Delaware Police Chief Named Assistant Superintendent of Ohio Bureau of Criminal Investigation



 

(COLUMBUS, Ohio) — Ohio Attorney General Dave Yost today announced the hiring of Delaware Police Chief Bruce Pijanowski as the assistant superintendent of the Bureau of Criminal Investigation (BCI) beginning Monday, May 23, 2022. 

Chief Pijanowski, whose last day with the Delaware Police will be Friday, May 20, joins BCI Superintendent Joe Morbitzer and replaces recently retired Assistant Superintendent Heinz von Eckartsberg.

“Chief Pijanowski brings a passion for law enforcement that will help us continue to raise the level of work being done at BCI – which is already among the best in the nation,” Yost said. “He understands that BCI’s job is to help local law enforcement, and his background as a hands-on chief gives him front-row perspective into what’s needed on the streets of Ohio.”

Pijanowski rose through the ranks in Delaware, starting as an officer in 1988. He served as a detective, sergeant, captain and assistant chief before being named chief in 2012. He is a graduate of Bowling Green State University and the FBI National Academy, and has served since 2016 on the executive committee of the Ohio Association of Chiefs of Police.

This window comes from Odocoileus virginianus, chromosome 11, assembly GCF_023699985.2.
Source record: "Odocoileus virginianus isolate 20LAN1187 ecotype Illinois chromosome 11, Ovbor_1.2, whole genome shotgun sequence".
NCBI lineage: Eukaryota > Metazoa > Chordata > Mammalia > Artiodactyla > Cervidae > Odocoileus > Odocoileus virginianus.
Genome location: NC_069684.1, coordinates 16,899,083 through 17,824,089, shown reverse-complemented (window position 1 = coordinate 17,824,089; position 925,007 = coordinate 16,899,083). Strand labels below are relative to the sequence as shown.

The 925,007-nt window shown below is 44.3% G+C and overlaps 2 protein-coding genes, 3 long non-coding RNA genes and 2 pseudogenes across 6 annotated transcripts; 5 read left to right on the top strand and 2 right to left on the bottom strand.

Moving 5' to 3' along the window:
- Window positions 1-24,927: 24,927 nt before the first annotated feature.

Also at BCI, Mark Kollar has been promoted to Special-Agent-in-Charge. The longtime special agent supervisor for BCI most recently served as the statewide coordinator for officer-involved critical incident (OICI) investigations and now will oversee various units within BCI.

Kollar’s book “Best Practices for Investigating an Officer-Involved Critical Incident” was published by the Attorney General’s Office in 2021. Kollar is a graduate of Hocking College and Ohio University.

“Coach Woody Hayes said it best, ‘You win with people,’ ” Yost said. “With the expertise of these two law enforcement professionals helping lead BCI, I’d bet on our guys every time.”

BCI serves as Ohio’s crime lab and criminal-records keeper and offers round-the-clock expert and impartial investigative services to local, state and federal law enforcement agencies.

 

Information courtesy of the Attorney General of Ohio